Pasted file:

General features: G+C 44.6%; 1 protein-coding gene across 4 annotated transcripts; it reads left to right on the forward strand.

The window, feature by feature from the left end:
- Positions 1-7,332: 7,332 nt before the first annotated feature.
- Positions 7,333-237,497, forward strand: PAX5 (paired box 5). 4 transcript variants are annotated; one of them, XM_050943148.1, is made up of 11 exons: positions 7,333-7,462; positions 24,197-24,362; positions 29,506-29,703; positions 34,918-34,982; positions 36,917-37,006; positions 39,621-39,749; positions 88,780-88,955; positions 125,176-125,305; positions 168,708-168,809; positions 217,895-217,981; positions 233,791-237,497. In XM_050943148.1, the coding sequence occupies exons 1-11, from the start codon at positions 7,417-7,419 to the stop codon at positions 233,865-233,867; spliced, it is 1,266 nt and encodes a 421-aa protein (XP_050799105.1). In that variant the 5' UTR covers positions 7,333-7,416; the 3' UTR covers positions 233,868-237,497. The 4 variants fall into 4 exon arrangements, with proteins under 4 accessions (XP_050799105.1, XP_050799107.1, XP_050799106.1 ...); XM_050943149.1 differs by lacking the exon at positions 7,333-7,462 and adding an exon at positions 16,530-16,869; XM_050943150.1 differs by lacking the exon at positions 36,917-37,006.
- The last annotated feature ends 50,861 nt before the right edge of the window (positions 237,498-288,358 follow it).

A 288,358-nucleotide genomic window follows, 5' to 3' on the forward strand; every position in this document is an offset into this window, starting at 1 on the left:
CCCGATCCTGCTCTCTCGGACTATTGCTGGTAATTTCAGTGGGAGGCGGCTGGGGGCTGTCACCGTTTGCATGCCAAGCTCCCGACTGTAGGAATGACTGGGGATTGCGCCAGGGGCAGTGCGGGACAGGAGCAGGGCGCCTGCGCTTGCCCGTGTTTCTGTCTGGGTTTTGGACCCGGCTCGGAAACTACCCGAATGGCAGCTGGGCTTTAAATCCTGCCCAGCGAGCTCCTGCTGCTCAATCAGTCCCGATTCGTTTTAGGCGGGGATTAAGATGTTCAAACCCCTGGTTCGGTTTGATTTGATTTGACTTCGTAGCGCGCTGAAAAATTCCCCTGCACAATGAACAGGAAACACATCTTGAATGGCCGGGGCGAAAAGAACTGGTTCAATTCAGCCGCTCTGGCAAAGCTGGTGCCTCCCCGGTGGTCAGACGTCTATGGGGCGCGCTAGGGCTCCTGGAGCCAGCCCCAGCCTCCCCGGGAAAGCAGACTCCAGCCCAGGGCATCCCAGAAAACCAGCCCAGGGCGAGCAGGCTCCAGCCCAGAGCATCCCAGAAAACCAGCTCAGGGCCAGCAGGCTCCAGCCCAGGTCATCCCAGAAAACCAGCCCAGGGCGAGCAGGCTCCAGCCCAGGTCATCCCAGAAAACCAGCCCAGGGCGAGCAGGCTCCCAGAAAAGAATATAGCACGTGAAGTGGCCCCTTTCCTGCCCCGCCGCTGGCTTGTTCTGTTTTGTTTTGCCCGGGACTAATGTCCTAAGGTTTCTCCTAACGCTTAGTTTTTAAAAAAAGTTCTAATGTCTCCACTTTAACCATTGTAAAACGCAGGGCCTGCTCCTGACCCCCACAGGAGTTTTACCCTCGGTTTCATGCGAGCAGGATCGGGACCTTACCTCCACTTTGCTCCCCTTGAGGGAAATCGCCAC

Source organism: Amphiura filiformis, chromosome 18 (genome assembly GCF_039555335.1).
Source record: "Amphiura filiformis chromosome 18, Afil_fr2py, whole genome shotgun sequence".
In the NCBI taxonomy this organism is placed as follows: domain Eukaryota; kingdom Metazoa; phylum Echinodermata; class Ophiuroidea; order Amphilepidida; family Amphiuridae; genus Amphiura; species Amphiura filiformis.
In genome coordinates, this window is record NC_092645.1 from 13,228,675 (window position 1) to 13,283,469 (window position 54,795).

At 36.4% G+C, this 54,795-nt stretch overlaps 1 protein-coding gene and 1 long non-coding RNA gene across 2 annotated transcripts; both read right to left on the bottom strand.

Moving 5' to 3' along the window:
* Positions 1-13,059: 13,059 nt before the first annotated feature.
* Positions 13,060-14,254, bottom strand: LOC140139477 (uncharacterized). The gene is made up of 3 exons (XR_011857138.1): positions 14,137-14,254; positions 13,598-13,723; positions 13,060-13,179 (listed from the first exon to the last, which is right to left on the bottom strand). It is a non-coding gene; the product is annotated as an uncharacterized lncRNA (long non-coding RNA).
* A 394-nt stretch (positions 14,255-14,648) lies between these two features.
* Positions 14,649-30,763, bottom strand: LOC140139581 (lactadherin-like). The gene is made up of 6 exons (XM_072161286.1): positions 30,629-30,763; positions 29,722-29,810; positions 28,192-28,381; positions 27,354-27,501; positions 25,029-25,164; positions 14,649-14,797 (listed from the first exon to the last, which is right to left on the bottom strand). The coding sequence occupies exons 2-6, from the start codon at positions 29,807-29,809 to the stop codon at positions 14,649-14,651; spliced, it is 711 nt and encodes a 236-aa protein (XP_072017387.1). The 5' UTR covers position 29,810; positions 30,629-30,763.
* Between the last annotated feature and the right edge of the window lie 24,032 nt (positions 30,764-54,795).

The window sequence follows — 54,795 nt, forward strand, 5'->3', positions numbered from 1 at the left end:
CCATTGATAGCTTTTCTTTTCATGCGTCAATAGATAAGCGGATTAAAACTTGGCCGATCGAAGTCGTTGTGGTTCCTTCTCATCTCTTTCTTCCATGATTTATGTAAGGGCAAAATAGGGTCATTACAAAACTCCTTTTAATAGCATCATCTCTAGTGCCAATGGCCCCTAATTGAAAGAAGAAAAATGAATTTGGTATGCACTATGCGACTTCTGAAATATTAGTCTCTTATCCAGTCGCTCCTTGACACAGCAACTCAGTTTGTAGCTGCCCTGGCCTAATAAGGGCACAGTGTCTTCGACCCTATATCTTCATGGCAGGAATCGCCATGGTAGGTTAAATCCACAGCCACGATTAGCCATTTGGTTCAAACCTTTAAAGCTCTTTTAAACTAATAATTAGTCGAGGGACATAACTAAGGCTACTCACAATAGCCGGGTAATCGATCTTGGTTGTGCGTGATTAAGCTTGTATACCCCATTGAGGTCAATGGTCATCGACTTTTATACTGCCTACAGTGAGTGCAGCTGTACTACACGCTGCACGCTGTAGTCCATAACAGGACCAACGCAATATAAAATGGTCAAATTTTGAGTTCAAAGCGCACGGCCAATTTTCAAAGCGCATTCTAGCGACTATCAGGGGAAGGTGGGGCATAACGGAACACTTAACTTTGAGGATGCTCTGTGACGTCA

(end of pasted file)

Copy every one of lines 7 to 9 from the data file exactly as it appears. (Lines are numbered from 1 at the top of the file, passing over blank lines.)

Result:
CCCGATCCTGCTCTCTCGGACTATTGCTGGTAATTTCAGTGGGAGGCGGCTGGGGGCTGTCACCGTTTGCATGCCAAGCTCCCGACTGTAGGAATGACTGGGGATTGCGCCAGGGGCAGTGCGGGACAGGAGCAGGGCGCCTGCGCTTGCCCGTGTTTCTGTCTGGGTTTTGGACCCGGCTCGGAAACTACCCGAATGGCAGCTGGGCTTTAAATCCTGCCCAGCGAGCTCCTGCTGCTCAATCAGTCCCGATTCGTTTTAGGCGGGGATTAAGATGTTCAAACCCCTGGTTCGGTTTGATTTGATTTGACTTCGTAGCGCGCTGAAAAATTCCCCTGCACAATGAACAGGAAACACATCTTGAATGGCCGGGGCGAAAAGAACTGGTTCAATTCAGCCGCTCTGGCAAAGCTGGTGCCTCCCCGGTGGTCAGACGTCTATGGGGCGCGCTAGGGCTCCTGGAGCCAGCCCCAGCCTCCCCGGGAAAGCAGACTCCAGCCCAGGGCATCCCAGAAAACCAGCCCAGGGCGAGCAGGCTCCAGCCCAGAGCATCCCAGAAAACCAGCTCAGGGCCAGCAGGCTCCAGCCCAGGTCATCCCAGAAAACCAGCCCAGGGCGAGCAGGCTCCAGCCCAGGTCATCCCAGAAAACCAGCCCAGGGCGAGCAGGCTCCCAGAAAAGAATATAGCACGTGAAGTGGCCCCTTTCCTGCCCCGCCGCTGGCTTGTTCTGTTTTGTTTTGCCCGGGACTAATGTCCTAAGGTTTCTCCTAACGCTTAGTTTTTAAAAAAAGTTCTAATGTCTCCACTTTAACCATTGTAAAACGCAGGGCCTGCTCCTGACCCCCACAGGAGTTTTACCCTCGGTTTCATGCGAGCAGGATCGGGACCTTACCTCCACTTTGCTCCCCTTGAGGGAAATCGCCAC

Source organism: Amphiura filiformis, chromosome 18 (genome assembly GCF_039555335.1).
Source record: "Amphiura filiformis chromosome 18, Afil_fr2py, whole genome shotgun sequence".